Same Pitch – Different Clef

Ultimate Music Theory Same Pitch in a Different Clef

Have you ever wondered how to help a Student understand why a note can be written at the Same Pitch in a Different Clef?  This concept can be tricky for Students, so we are going to make this easier.

Let's start by reviewing the terms:

Pitch:  How high or low a note sounds at.

Clef:  The Symbol written at the beginning of a Staff to establish the pitch of the notes.  (Treble, Bass, Alto C and Tenor C are 4 examples of a Clef.)

To write a note at the Same Pitch in a Different Clef, there are 3 steps.

Same Pitch in a Different Clef - Step #1

The first step is to identify the given note.

When identifying a note, remember that note names are always written with a Capital (Upper Case) Letter.

For Students who struggle with understanding how the same note can be written in different Clefs, it can help if you identify the note and the exact pitch using the Piano Key Numbers.

In my Blog on Piano Key Numbers, we learned that each note or key on the piano can also be identified by a specific pitch "number".  The piano has a range of 88 keys, beginning with A0 (A zero) and B0 (B zero) followed by 7 octaves from C1 (C one) to C8 (C eight).  Middle C is identified as C4 (C four).

Using the Piano Key Numbers to identify the specific pitch is very helpful for Students.  Although the concept of identifying Pitch using numbers is not introduced until the LEVEL 4 Supplemental Workbook, it is an easy concept to explain to Students (and it is fun!).

Ultimate Music Theory Same Pitch in a different clef

So-La and Ti-Do are the Ultimate Music Theory "mascots" that support Teachers and Students to learn and explore music.  They are a key part of the Ultimate Music Theory Beginner A, B, C Workbook Series.  You can even purchase your very own So-La and Ti-Do Soft Plushies for your Studio.  I cannot count the number of Teachers who have contacted me to exclaim how excited their Students are when they are able to use So-La and Ti-Do in their Studios.  You can read more (and get more ideas) in the So-La and Ti-Do Blog!

One game that I play with my Students to help them understand Pitch is "So-La Says".   In this game, the Teacher says (for example) "So-La Says sit on C2".  The Student then "sits" So-La on the keyboard so that she is sitting on C2 - the second C from the bottom of the keyboard.  We then sing "So-La Sits on C2" in a lower pitched voice.  Matching our voices with the pitch of the note/key is important for Students to see and hear that pitch.  (Remember, it doesn't have to be sung in "perfect pitch"!  Just have fun!)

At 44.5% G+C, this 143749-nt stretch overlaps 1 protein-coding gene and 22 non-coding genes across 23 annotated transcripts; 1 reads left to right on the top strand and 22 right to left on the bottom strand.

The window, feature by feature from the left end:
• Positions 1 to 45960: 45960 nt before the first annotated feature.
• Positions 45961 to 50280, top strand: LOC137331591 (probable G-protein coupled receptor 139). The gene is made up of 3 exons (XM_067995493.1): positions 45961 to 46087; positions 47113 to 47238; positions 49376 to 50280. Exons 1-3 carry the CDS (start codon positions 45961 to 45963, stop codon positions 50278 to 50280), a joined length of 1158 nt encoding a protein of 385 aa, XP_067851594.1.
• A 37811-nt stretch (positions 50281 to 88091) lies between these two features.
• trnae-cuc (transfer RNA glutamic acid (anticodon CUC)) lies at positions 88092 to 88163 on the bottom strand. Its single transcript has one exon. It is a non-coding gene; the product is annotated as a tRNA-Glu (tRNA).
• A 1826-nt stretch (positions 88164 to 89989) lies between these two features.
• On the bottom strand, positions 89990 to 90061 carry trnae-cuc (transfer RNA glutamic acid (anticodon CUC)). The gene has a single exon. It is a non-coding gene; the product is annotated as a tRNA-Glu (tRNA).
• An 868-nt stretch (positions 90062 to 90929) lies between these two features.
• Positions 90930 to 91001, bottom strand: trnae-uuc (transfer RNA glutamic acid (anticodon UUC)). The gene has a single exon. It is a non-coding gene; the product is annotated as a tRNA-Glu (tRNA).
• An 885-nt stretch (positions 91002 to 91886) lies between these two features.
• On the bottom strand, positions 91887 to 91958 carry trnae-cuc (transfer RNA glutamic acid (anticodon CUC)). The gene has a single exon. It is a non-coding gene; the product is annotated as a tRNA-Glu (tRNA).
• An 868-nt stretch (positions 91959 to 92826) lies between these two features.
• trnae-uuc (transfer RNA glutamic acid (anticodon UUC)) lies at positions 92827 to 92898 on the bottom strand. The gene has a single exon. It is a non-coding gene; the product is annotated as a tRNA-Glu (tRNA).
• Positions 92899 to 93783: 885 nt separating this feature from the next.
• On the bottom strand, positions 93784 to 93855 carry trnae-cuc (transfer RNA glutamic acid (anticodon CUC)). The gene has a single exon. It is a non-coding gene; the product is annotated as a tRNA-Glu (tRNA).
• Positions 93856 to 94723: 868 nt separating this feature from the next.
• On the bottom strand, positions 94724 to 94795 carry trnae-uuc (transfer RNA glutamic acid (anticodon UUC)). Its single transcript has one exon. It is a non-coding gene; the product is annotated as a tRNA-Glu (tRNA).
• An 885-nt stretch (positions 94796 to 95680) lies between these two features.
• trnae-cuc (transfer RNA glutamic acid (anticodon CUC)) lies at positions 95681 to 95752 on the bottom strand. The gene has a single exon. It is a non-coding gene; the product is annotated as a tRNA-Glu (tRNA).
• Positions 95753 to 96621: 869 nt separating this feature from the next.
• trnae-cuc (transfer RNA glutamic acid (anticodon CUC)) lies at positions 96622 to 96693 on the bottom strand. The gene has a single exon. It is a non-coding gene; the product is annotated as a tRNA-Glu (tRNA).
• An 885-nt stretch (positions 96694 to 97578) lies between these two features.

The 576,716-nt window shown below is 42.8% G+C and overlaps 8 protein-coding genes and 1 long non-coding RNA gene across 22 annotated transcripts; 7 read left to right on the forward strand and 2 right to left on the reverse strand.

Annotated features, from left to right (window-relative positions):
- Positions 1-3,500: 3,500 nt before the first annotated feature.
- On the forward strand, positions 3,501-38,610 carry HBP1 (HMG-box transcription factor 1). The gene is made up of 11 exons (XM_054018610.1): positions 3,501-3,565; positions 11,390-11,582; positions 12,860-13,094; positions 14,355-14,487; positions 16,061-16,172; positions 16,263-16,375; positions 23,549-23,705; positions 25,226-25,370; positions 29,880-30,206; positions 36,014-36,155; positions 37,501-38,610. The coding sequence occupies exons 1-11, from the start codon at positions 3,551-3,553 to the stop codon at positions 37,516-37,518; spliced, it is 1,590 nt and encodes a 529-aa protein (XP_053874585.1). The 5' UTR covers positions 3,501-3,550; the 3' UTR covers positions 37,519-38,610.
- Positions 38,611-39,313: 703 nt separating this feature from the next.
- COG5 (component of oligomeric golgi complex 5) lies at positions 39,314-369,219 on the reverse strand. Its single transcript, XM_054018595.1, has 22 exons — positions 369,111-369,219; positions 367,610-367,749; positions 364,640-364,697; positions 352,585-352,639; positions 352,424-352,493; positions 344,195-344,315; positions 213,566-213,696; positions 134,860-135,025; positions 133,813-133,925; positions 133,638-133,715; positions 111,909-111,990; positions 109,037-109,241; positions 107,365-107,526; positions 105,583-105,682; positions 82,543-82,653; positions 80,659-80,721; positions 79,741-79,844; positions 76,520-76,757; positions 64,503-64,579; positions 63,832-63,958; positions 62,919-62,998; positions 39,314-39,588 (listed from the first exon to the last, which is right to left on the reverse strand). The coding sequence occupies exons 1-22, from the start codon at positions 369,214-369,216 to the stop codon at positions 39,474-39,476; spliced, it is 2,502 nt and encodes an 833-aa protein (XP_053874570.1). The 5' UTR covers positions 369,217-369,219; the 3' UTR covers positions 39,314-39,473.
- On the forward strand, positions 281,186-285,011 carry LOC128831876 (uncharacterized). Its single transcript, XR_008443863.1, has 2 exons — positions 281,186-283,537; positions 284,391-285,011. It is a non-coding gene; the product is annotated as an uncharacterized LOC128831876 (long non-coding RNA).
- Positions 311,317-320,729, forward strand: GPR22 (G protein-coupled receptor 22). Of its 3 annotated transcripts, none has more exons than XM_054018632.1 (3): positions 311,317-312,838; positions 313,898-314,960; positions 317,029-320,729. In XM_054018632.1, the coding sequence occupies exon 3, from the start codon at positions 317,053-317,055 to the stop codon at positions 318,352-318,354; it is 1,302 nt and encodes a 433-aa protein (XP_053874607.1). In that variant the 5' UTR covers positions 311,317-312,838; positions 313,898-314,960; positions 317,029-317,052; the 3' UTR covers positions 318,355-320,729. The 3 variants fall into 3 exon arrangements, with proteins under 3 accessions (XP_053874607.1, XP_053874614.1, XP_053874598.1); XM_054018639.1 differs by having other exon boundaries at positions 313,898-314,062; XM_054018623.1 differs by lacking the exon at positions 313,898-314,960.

Same Pitch in a Different Clef - Step #2

Step #2 is to identify the Clef (the Staff) that the given note is written in.

For Students in Prep 1 Rudiments up to Intermediate Rudiments, notes will only be written in the Treble Clef (Treble Staff) and in the Bass Clef (Bass Staff).

In Advanced Rudiments, the Alto C Clef (Alto C Staff or Alto Staff) and the Tenor C Clef (Tenor C Staff or Tenor Staff) are added.

When rewriting a note in a Different (or Alternate) Clef:

  • A note in the Treble Clef will be rewritten in the Bass Clef;
  • A note in the Bass Clef will be rewritten in the Treble Clef;
  • A note in the Alto C Clef will be rewritten in the Tenor C Clef;
  • A note in the Tenor C Clef will be rewritten in the Alto C Clef.

Remember to read the instructions just in case you are to rewrite the note into a specific different or alternate Clef (especially for notes in the Alto and Tenor Clefs).

Ultimate Music Theory Same Pitch in a Different Clef - Same E

Same Pitch in a Different Clef - Step #3

Step #3 is to simply rewrite the note at the Same Pitch in a Different Clef!

Then take the Theory Book to the piano.  Play the first (given) note on the piano (at the correct pitch).  Play the second (the rewritten note) on the piano (at the correct pitch).  These 2 notes will be the Same Note on the piano keyboard!

Same Pitch in a Different Clef - Pop Quiz!

It's Pop Quiz Time!  Rewrite each of the following notes at the Same Pitch in a Different Clef.  If the note is in the Treble Clef, the different (alternate) clef will be in the Bass Clef.  If the note is in the Bass Clef, the different (alternate) clef will be in the Treble Clef.

Ultimate Music Theory Same Pitch in a Different Clef Pop Quiz

Before I give you the answers, take your work to the Piano Keyboard and PLAY each note!

I do find that it is easier if I have my Students play the notes in the Treble Staff with their Right Hand and the notes in the Bass Staff with their Left Hand.  This reinforces the "Different Clef" (or "Alternate Staff") as each note is played with a different hand.

Ultimate Music Theory Same Pitch in a Different Clef Pop Quiz Answers

The most important Tip that I can give you to support Students understanding how to rewrite the Same Pitch in a Different Clef is to PLAY the notes!

Theory is not meant to only be completed away from the Piano.  Students who play what they see (or play what they write) are definitely more apt to understand and remember the concepts.

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Keep on Learning... With a Smile and a Song!

Shelagh McKibbon-U'Ren

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